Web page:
Previous research has found teaching ranks poorly in job satisfaction, psychological well-being and physical health compared to other professions.
To further understand the impact of stress on teachers and their students, the Southern Education Foundation (SEF) released a brief titled, “Teacher Stress and Burnout: The High Cost of Low Social and Emotional Development.”
“We know from research that the most important factor for students is the teacher in the classroom,” said Titilayo Tinubu Ali, co-author of the brief and senior advisor for research and policy at SEF. “Their well-being, their experience, their preparation and the tools that they can bring to the classroom.”
Between 1992 and 2005, the turnover rate among teachers increased from 5% to 8%. Since then, it has been stagnant—though teacher turnover rates are 70% higher at schools that largely serve students of color and 50% higher in Title I schools, according to the brief.
The twin pandemics of COVID-19 and racial injustice are expected to heighten the turnovers. RAND Corporation discovered that 23% of teachers were likely to leave the profession by the end of the 2020-2021 school year. While nearly half of Black teachers reported the same.
Why are teachers choosing to leave?
In an American Federation of Teachers survey, 61% of 5,000 teacher and staff respondents described their jobs as “often” or “always” stressful.
In many cases, stress leads to teacher absences. According to U.S. Civil Rights Data, 29% of teachers missed 10 school days or more. Aiming to reduce the number of absences, some districts established monetary incentives.
Sabrina Jones, SEF’s 2021 Leadership for Educational Equity fellow and co-author of the brief, said these incentives do not address the “root cause” of absenteeism.
“What happens with those types of incentives is teachers start to not take off any days at all,” she added. “The days they would need to take off to recoup, they are being encouraged not to take off and being encouraged to not take time for themselves. It becomes just this atmosphere of stress inducing where you don't have time to rejuvenate from the stress.”
Other contributing factors include low pay, limited professional development opportunities, heavy workloads and school culture.
High turnover rates are costly to schools and districts. Replacements fees associated with training, recruitment and hiring range from $9,000 to over $20,000 depending on rural, suburban or urban district areas, according to the brief.
To improve work environments and reduce turnover rates, districts should provide opportunities for teachers to build on their social and emotional skills, the report said.
Components of social and emotional learning (SEL) are defined by Collaborative for Academic, Social and Emotional Learnings. The non-profit’s CASEL 5 model consists of self-awareness, self-management, social awareness, responsible decision making and relationship skills.
“There has been a lot of necessary and important conversations about equipping students with the social and emotional skills to thrive as leaders and students,” said Ali. “But there has not been as much conversation around teachers and their needs.”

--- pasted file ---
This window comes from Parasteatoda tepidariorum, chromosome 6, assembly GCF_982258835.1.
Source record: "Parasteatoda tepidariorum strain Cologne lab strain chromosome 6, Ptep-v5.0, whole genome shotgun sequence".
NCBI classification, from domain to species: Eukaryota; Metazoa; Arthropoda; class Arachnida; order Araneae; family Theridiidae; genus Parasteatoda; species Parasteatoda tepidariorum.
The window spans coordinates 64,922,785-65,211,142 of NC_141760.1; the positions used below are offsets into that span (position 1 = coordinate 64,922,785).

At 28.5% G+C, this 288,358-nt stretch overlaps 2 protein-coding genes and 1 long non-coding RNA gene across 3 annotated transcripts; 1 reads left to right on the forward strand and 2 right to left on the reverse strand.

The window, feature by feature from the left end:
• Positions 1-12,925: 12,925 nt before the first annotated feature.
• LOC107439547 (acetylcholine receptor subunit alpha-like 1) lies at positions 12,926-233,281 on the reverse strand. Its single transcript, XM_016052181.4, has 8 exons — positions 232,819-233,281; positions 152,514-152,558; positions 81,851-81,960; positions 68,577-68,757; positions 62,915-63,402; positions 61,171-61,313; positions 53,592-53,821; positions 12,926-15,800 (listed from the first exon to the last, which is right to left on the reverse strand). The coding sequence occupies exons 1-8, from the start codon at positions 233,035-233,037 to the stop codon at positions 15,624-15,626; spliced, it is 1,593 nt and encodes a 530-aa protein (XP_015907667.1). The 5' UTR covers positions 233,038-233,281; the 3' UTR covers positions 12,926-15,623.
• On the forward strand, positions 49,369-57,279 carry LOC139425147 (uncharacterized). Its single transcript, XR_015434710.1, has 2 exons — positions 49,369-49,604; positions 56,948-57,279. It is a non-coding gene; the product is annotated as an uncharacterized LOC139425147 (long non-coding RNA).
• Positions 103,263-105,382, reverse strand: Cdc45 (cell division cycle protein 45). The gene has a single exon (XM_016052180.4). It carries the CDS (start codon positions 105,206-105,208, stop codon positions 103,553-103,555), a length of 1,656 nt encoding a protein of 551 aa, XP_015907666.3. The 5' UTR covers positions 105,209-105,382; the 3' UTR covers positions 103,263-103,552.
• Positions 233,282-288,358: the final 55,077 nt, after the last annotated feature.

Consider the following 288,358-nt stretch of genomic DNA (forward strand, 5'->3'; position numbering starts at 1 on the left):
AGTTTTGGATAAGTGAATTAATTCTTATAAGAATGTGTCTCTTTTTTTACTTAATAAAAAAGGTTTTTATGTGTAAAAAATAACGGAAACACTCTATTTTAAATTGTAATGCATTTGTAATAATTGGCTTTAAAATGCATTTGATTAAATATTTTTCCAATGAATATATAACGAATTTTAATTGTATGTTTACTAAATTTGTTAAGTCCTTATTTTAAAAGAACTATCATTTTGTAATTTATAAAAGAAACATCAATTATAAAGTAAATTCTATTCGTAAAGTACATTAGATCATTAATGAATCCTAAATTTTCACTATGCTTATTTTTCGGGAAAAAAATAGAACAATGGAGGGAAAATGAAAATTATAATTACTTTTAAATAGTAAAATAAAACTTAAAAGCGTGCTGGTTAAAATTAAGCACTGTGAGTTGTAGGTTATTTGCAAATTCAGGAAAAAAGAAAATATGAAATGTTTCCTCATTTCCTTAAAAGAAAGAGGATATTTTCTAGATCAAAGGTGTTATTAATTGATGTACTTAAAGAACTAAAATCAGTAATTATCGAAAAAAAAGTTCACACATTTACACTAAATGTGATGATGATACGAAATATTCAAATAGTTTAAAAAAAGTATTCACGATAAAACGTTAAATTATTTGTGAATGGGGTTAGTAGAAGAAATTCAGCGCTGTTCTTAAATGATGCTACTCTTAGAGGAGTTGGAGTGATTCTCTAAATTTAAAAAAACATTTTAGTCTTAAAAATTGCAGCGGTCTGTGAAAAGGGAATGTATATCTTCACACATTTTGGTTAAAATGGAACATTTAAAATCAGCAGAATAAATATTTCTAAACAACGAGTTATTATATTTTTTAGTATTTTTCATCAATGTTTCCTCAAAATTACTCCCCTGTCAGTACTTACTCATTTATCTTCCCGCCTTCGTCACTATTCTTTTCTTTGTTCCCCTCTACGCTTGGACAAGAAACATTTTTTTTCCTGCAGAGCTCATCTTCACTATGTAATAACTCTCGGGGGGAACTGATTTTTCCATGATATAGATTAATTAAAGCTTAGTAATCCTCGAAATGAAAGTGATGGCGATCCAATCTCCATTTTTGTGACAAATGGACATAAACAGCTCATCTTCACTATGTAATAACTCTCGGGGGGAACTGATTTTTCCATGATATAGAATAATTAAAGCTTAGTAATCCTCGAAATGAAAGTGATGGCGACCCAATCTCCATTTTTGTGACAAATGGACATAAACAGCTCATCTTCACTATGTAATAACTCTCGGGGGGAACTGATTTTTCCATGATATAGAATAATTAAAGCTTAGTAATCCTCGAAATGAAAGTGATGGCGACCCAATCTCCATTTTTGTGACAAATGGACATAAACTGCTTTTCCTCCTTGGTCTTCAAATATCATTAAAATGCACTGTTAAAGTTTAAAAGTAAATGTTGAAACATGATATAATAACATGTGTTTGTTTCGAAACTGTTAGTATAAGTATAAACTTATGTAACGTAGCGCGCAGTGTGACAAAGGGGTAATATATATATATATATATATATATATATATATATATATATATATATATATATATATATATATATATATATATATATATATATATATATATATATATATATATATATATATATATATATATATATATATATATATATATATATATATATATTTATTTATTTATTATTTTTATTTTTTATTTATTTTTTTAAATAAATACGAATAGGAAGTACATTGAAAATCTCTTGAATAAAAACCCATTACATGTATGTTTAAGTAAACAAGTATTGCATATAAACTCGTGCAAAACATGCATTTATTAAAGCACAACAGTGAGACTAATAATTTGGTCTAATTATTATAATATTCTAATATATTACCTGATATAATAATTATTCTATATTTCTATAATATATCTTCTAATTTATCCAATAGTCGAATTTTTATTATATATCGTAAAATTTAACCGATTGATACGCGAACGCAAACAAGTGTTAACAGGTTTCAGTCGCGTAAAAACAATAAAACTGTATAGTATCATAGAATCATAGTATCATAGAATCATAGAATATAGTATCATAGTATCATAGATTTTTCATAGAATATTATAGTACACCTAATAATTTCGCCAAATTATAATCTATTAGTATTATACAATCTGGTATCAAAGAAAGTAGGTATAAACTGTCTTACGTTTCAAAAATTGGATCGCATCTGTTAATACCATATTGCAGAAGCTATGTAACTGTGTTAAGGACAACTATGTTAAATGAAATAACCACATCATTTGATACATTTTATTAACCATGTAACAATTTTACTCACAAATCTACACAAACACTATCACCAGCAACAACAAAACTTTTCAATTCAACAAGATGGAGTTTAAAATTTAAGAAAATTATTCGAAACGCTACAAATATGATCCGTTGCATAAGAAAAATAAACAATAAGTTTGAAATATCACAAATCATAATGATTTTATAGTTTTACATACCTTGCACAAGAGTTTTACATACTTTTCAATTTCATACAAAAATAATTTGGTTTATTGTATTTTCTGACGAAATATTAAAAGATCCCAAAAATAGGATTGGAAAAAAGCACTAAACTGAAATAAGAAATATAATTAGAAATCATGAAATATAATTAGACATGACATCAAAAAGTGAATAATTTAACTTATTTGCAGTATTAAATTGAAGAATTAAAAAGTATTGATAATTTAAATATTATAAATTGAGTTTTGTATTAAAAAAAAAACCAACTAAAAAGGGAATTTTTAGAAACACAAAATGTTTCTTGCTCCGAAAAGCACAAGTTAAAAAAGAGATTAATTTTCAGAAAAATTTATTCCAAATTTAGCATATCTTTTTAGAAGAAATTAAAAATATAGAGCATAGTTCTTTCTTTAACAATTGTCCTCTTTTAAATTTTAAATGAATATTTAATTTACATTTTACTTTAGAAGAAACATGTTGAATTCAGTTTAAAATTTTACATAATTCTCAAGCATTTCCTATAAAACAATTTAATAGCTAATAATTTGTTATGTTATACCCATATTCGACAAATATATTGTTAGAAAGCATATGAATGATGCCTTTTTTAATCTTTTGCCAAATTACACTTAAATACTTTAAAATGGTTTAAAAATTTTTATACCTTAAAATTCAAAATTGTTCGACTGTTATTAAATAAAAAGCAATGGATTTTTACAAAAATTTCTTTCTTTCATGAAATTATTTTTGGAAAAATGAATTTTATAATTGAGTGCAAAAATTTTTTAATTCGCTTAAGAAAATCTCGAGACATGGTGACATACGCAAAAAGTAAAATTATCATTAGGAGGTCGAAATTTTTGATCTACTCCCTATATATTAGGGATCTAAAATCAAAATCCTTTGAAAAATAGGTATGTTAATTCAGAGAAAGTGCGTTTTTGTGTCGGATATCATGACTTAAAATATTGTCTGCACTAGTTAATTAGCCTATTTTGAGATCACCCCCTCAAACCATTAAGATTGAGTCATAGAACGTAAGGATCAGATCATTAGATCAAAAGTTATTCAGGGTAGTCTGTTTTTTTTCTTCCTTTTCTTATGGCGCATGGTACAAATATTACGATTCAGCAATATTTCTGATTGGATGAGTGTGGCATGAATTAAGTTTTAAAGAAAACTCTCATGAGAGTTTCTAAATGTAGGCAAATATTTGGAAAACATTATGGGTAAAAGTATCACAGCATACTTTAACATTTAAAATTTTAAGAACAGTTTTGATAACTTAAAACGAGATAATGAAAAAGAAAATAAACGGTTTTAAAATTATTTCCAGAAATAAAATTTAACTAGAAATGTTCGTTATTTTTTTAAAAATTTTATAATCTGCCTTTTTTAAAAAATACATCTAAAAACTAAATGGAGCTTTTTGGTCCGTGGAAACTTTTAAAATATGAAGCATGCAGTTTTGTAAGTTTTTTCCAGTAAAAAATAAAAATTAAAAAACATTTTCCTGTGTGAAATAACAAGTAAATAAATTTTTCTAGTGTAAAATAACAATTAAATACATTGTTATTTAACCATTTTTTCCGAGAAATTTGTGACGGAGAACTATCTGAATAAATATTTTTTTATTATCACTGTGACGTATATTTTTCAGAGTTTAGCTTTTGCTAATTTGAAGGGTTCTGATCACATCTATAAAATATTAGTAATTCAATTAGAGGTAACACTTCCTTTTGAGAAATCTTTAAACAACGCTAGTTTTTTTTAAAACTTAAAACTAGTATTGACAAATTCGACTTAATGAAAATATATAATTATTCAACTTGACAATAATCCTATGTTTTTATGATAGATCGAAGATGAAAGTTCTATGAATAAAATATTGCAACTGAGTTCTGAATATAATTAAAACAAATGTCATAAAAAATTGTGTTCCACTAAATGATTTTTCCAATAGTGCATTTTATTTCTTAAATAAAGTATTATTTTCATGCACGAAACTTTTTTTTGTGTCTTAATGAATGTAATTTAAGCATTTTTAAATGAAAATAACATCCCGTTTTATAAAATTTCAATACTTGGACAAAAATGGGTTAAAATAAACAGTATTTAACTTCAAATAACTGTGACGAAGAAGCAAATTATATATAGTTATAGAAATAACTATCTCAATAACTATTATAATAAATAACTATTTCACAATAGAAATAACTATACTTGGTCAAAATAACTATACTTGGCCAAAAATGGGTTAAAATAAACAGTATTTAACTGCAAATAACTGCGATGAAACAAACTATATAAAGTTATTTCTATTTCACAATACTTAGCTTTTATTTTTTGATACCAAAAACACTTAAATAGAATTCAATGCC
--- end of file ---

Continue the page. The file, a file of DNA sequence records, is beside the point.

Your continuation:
Students are more likely to exhibit disruptive behavior and go off task if their teacher lacks SEL. “Chaotic” classrooms are attributed to low-performance rates and student stress—which in turn leads to stress and burnout among teachers. Therefore, teachers equipped with SEL have the ability to better manage students’ behaviors, according to the brief.
Only one-third of teacher preparation programs use the CASEL 5 model. Currently, 13% offer at least one class on relationship skills and 6% include one on self-management. Only 1% provided a self-awareness course, the brief said.
Districts like Palm Beach County, Tulsa Public Schools and Atlanta Public Schools have started to implement SEL development. For example, Palm Beach County in Florida, created an online platform for teachers and staff to complete SEL asynchronous training modules.
The report suggested districts provide targeted SEL support to new teachers and reevaluate monetary attendance policies to ensure teachers are not discouraged from taking time off to address stress levels.
Hearing from teachers first-hand through surveys and discussions allows schools and districts to understand job-related stressors and target intervention methods. Teacher preparation programs can also cross list courses with psychology departments to include more SEL training, according to the brief.
Additionally, districts can utilize American Rescue Plan Elementary and Secondary School Emergency Relief (ESSER) aid to develop “evidence-based interventions” in order to meet the social, academic and emotional needs of students and provide professional development opportunities for teachers to manage their stress.
To create a more diverse teacher workforce, the funding can also go towards establishing partnerships with historically Black colleges and universities (HBCUs).
“Research shows all students benefit from having diverse teachers in the classroom,” said Ali. “Not just students who identify with the identity of those teachers.”
Sarah Wood can be reached at [email protected].